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Date : 27 Jun 2013

This issue of the Financial Stability Report (FSR), the 7th in the series, coincides by happenstance with the fifth anniversary of the collapse of Lehman Brothers that triggered the biggest financial crisis of our times. Subsequently, the Euro Area sovereign debt crisis added fuel to the fire. Concerted action by governments, central banks, regulators and multilateral institutions helped to douse the inferno, but the embers still glow.

This FSR is set in an environment of continued uncertainty at the global level and diffidence on the domestic front. The slowdown in growth is the most worrisome factor, as industrial activity is stubbornly subdued and services remain below trend. Policy measures initiated to improve the fiscal situation have, however, provided some reassurance, and international investors are taking note of this in their assessment of the outlook for India. Following the measures taken to ease the supply bottlenecks, the growth outlook for 2013-14 is relatively optimistic as evidenced by the forecasts of the International Monetary Fund (IMF), the World Bank and the Reserve Bank’s own estimates. The asset quality of banks has shown improvement, albeit marginal, since the last FSR (December 2012), but it is too early to make a definitive inference about whether this is a trend.

This FSR highlights inter alia the risk to macroeconomic stability from the rising current account deficit (CAD). Cross border volatile capital flows have made India vulnerable to sudden stops and reversals, as evidenced recently, following the slightest hint of exit from quantitative easing (QE) by the Federal Reserve. Both the Government and the Reserve Bank have taken measures to dampen the import of gold in order to restrain the CAD to a more sustainable level. In the short-term, our efforts have been directed at financing the CAD as that will give space and time to put in place structural reforms that will address the more deep-seated problems confronting the economy. While stress tests reveal that the financial system is resilient to shocks currently, deteriorating macroeconomic stability can eventually erode financial stability.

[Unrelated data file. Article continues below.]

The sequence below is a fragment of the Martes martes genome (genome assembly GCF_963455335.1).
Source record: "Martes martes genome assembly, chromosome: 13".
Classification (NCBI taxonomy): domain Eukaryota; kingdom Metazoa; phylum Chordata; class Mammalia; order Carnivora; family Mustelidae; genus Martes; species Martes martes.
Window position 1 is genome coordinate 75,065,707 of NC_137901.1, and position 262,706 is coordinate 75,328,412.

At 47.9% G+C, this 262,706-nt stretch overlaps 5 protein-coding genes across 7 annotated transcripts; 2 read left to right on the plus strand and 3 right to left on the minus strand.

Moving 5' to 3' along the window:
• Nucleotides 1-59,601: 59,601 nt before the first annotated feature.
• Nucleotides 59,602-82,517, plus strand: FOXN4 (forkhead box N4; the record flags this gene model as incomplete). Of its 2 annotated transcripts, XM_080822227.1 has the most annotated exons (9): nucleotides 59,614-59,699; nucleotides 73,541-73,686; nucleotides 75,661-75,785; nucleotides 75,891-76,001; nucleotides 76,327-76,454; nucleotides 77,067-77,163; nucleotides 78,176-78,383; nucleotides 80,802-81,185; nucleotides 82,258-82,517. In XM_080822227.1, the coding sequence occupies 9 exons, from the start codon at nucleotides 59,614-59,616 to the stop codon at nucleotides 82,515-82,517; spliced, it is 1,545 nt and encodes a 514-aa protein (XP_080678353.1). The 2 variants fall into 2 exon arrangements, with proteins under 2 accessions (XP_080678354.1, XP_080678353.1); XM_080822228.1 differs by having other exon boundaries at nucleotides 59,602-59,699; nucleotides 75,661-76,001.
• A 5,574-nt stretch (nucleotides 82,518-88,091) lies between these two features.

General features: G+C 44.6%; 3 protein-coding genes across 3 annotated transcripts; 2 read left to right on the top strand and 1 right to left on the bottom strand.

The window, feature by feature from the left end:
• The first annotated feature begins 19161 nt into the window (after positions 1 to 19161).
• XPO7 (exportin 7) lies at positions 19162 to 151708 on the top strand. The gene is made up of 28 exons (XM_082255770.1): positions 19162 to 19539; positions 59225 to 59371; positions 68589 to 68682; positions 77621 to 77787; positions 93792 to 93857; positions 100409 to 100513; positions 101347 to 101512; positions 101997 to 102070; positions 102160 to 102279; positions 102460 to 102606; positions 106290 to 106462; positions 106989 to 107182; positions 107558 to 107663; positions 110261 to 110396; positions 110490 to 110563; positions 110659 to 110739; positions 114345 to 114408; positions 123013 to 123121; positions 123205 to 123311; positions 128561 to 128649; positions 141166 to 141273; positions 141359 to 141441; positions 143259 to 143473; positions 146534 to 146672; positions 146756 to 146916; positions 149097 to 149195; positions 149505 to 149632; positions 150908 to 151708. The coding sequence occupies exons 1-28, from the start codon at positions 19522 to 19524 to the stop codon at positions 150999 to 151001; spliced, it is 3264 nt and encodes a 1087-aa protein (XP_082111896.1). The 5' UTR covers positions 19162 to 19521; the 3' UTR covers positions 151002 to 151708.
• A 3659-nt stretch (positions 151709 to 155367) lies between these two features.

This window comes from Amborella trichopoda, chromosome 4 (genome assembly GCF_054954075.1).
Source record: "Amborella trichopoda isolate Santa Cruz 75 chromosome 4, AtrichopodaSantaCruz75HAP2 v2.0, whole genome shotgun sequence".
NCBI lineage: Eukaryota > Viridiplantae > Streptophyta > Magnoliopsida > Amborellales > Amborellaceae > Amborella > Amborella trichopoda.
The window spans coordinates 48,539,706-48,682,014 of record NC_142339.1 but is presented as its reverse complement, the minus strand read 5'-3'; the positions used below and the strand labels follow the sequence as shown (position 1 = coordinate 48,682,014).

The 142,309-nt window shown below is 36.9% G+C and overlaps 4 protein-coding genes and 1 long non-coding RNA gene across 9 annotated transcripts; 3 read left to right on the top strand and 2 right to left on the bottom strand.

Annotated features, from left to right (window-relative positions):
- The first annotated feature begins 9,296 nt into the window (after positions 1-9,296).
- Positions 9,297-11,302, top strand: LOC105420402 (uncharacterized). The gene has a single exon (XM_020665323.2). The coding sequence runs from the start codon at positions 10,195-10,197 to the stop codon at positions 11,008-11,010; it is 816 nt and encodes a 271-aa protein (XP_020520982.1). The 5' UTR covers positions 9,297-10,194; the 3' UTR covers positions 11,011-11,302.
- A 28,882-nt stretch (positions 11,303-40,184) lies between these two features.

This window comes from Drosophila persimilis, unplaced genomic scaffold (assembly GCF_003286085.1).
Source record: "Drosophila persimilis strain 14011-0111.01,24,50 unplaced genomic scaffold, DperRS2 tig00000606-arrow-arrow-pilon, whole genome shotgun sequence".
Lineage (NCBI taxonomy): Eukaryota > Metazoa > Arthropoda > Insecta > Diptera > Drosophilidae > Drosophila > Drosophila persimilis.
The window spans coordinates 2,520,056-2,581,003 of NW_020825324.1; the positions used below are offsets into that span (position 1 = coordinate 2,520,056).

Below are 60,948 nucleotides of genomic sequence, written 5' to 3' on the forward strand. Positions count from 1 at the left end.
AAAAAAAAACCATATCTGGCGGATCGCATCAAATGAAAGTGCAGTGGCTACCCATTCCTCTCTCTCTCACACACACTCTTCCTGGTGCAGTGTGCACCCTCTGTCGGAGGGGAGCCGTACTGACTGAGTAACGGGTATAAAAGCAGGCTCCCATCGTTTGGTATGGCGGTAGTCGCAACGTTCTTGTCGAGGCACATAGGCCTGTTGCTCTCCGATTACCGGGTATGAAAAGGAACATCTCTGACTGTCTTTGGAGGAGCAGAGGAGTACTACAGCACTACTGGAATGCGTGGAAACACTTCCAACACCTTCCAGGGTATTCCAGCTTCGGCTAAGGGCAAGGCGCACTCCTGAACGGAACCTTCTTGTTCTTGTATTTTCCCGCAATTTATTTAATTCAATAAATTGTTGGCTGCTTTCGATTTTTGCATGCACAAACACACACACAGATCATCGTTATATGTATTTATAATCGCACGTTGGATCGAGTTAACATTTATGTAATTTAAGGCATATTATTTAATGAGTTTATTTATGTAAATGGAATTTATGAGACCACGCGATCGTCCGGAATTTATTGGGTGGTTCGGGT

The perception that India is a difficult country to do business in persists, and is inhibiting investment, especially foreign investment. We need to introspect why we rank so low on indices like the Economic Freedom Index (111/144)1 or Global Competitive Index (59/144)2 and why we keep slipping in these rankings.

This FSR also takes stock of the progress in the implementation of the post crisis G20/ Financial Stability Board (FSB) reforms in India in areas like Basle III, regulatory framework, OTC derivatives, supervision of Systemically Important Financial Institutions (SIFIs), oversight of shadow banking, legal entity identifier (LEI) and the like. The nature of the problems and the pace of recovery have differed across jurisdictions, so have their policy responses. The impediments to progress in the implementation of reforms in the form of cross border issues and extraterritorial implications of certain national laws have also been discussed.

In the years before the crisis, the financial sector took on a life of its own with a growing belief that real growth can be generated by sheer financial engineering. That myth is now demolished. We now know that the financial sector has no standing of its own; it matters only to the extent that it aids the growth of the real sector. It is this wisdom that must guide the ongoing global effort at financial sector reforms; it is this wisdom that must inform the Reserve Bank’s policies and actions.

Dr. D. Subbarao
June 27, 2013

1 Fraser Institute Canada. (

2 World Economic Forum: The Global Competitiveness Report 2012-2013